Another hot day. Another early start.
Flat land. Really flat. For miles and miles.
Most of the pavement on four-lane US 82 is good. But the shoulder was not bikeable, and the few aggressive drivers were periodically terrifying.
The stress of speeding motorists pushed us to an alternate route, on which Jeffrey stopped to talk to Roger, Justin, and Matthew.
Roger (at left) was working on a machine that feeds agricultural chemicals to other machines that distribute them over crops. Justin is a crop-duster pilot, a real daredevil because he flies his plane near the ground, where there is no margin for mechanical fault or pilot error. Matthew manages this 3,000 acre (1,200 hectare) soybean farm.
The men listened respectfully to Jeffrey and agreed that it’s unfair that the U.S. government doesn’t provide lawyers to help poor asylum applicants deal with our complex immigration system.
Jeffrey was full of farming questions. Roger and Matthew explained the advantages of crop dusting: it’s expensive, yet it’s fast and lets inputs like fertilizer be applied at the most useful time. And here, at the northern edge of the Mississippi Delta, the fields often are boggy and easily damaged by heavy equipment; crop dusting allows a light touch. Matthew said that he minimizes chemical use to protect human health, save money, and preserve the land, but until science comes up with alternatives, farmers must stick with what works.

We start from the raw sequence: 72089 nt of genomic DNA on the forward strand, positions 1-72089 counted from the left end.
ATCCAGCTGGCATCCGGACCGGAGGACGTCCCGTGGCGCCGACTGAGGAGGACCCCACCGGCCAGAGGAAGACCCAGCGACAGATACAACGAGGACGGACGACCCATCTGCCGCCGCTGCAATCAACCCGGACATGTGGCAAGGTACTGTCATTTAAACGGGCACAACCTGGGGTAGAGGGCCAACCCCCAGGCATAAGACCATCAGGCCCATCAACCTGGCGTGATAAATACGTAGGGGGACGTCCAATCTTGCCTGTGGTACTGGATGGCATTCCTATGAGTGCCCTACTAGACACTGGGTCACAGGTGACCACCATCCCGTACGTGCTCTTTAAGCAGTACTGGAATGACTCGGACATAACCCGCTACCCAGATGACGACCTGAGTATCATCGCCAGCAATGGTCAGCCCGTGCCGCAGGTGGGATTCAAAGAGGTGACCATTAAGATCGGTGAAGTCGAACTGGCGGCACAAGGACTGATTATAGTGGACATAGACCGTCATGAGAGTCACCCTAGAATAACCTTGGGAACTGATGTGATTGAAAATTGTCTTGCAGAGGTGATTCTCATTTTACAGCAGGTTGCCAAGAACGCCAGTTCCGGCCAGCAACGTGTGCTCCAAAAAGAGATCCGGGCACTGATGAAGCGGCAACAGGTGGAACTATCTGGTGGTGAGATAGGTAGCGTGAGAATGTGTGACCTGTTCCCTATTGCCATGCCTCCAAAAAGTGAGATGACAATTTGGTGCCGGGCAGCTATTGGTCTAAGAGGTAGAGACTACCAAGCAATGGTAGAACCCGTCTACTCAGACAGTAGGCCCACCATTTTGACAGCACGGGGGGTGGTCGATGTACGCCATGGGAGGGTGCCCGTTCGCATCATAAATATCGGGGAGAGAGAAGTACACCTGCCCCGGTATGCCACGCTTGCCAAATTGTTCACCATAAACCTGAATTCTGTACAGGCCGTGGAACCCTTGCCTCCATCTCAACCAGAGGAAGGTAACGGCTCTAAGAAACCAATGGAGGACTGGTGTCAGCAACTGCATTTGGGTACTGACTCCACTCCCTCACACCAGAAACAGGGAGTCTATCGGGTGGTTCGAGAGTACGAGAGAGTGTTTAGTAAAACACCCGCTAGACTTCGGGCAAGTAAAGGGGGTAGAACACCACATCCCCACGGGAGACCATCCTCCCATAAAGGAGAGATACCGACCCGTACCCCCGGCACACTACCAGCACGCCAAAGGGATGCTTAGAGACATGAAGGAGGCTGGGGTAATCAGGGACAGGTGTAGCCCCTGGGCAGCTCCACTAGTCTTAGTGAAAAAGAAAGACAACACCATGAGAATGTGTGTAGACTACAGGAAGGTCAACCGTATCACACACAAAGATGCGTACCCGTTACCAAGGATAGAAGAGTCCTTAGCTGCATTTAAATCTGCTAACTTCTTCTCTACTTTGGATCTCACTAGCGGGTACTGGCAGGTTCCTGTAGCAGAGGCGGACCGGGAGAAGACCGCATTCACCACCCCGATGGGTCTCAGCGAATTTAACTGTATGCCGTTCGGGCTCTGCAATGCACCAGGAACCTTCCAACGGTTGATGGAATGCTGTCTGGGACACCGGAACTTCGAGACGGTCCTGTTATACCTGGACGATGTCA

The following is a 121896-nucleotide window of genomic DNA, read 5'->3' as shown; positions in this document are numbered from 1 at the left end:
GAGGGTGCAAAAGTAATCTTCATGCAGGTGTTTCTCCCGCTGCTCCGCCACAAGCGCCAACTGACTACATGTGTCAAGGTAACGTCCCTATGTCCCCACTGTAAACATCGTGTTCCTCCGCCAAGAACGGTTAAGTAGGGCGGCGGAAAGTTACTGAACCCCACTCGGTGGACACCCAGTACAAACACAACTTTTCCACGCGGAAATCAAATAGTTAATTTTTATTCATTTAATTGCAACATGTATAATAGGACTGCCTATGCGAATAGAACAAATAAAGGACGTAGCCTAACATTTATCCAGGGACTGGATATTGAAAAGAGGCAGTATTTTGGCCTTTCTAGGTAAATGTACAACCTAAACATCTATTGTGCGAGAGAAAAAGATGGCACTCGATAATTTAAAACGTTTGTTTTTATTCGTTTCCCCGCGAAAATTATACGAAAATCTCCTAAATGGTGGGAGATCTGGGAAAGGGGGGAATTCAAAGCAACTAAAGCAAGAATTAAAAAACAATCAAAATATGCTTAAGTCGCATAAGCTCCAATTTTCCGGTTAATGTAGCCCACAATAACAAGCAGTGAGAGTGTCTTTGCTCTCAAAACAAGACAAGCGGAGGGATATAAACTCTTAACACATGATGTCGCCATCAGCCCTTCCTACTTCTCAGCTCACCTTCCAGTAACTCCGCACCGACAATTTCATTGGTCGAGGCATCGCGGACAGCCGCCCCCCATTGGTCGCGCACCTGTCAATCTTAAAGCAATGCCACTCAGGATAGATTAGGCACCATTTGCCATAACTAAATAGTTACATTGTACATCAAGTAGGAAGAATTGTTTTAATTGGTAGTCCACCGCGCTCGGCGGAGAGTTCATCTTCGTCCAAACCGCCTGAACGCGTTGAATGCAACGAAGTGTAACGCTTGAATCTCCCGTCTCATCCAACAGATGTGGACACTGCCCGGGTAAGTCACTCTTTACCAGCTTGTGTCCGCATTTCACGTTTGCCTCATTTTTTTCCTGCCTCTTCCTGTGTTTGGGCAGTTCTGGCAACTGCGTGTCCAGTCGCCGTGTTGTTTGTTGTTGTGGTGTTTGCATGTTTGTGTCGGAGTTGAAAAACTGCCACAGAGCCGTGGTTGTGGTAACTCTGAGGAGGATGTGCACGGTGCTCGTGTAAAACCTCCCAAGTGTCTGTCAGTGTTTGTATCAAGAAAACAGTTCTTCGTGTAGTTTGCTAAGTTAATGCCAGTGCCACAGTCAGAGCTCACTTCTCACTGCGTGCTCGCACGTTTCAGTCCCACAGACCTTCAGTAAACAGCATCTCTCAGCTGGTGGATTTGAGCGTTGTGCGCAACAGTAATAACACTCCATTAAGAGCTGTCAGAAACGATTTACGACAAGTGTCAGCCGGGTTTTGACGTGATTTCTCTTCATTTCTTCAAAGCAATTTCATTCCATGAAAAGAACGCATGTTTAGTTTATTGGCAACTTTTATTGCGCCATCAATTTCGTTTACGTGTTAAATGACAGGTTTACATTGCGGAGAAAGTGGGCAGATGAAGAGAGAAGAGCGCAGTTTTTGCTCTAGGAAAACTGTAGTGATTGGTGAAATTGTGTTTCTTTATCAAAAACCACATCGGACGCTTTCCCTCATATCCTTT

All three admired our bike.
The most practical thing Jeffrey learned from this encounter was that about a half mile west on this “alternate route, the well-paved road turns to gravel that is hard to traverse even in a truck. Matthew said we’d be much better off on the busy highway.
By the time we returned to US 82, traffic had lightened a little. Despite occasional aggressive-driver scares and a (cooling) headwind, we made good time to Indianola, where this sign caught our eye.
In the past couple of days, we were in the world’s Sweet Potato Capital and Cotton Capital. Is Indianola the Pecan Capital?
No. But it’s near Itta Bena, where B.B. King was born.
Pecanists (L to R) Molly, Landry, and Caitlyn (who just got her nursing degree and soon will take the RN licensing exam) already supported human rights. Now they’re fans of Human Rights First.
We continued west in scary traffic and foul heat. We stopped at a joint in Leland, where one can buy fish bait, ice, cigarettes, ammo, food, and minnows.
Mike and Gustavo remarked at our bike and shook Jeffrey’s hand. So did others. Some gave us blessings after they read our Human Rights First sign (and perhaps because they know what motor traffic is like).
This evening, Jeffrey and David dined in Greenville at Doe’s Eating Place, winner of a James Beard award.
They had a long, delightful conversation with Kay and Sam, born and raised Mississippians who know business, agriculture, local history, and human nature.
Kay and Sam share our aspirations for our neighbors and for America, even if we may not entirely agree on the means to achieve them. They have an uncommon grasp of the complexity of life. And they are generous: they paid for the humans’ dinner, which Jeffrey will transmute into a donation to Human Rights First.
After dinner, Jeffrey spoke with Joe—for 23 years the restaurant’s security guard; in light of the neighborhood, his equipment includes a semiautomatic pistol—about the plight of unrepresented asylum applicants.
Joe wasn’t surprised that putative refugees are not guaranteed counsel. That’s what happens to the little guy. Joe talked to Jeffrey about his experience with people whose English is weak; bewildered Jeffrey had to rely on David, whose ear is better tuned to Southern accents, to interpret. It reminded Jeffrey of how it is to be out of one’s depth, they way it is for unrepresented asylum seekers.
Jeffrey learns a lot every day we’re on the road.